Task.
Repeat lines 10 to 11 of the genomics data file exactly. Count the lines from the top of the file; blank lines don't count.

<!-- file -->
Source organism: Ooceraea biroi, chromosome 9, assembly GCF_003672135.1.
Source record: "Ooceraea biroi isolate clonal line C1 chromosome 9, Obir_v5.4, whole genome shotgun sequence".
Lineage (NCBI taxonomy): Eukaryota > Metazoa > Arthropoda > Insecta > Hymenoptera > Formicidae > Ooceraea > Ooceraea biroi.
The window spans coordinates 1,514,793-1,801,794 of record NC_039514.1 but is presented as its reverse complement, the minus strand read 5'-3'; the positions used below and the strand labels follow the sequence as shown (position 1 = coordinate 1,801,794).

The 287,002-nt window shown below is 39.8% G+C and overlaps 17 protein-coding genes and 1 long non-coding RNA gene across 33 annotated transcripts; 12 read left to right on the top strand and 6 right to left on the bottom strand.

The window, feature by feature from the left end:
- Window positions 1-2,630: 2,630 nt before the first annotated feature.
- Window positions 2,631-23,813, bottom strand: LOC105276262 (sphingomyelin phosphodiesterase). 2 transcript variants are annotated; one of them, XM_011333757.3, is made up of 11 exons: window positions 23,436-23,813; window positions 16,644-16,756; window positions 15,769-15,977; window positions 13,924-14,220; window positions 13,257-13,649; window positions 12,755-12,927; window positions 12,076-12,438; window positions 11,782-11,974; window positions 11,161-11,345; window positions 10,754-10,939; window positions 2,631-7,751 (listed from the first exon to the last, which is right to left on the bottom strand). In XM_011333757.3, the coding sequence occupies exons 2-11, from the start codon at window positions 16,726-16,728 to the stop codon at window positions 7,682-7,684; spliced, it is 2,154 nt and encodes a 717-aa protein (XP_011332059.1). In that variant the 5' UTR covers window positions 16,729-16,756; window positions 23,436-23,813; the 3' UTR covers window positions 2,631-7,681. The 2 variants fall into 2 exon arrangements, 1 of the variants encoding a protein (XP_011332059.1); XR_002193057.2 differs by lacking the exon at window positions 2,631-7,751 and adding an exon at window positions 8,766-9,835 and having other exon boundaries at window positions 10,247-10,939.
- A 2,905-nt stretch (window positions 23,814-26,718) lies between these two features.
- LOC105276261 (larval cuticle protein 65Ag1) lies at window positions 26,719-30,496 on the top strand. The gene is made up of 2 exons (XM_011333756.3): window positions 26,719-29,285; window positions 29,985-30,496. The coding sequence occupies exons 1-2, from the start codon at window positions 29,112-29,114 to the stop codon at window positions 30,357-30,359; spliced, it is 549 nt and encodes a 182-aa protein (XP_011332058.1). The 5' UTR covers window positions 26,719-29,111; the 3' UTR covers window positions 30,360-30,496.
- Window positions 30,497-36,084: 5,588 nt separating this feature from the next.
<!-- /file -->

- LOC105276261 (larval cuticle protein 65Ag1) lies at window positions 26,719-30,496 on the top strand. The gene is made up of 2 exons (XM_011333756.3): window positions 26,719-29,285; window positions 29,985-30,496. The coding sequence occupies exons 1-2, from the start codon at window positions 29,112-29,114 to the stop codon at window positions 30,357-30,359; spliced, it is 549 nt and encodes a 182-aa protein (XP_011332058.1). The 5' UTR covers window positions 26,719-29,111; the 3' UTR covers window positions 30,360-30,496.
- Window positions 30,497-36,084: 5,588 nt separating this feature from the next.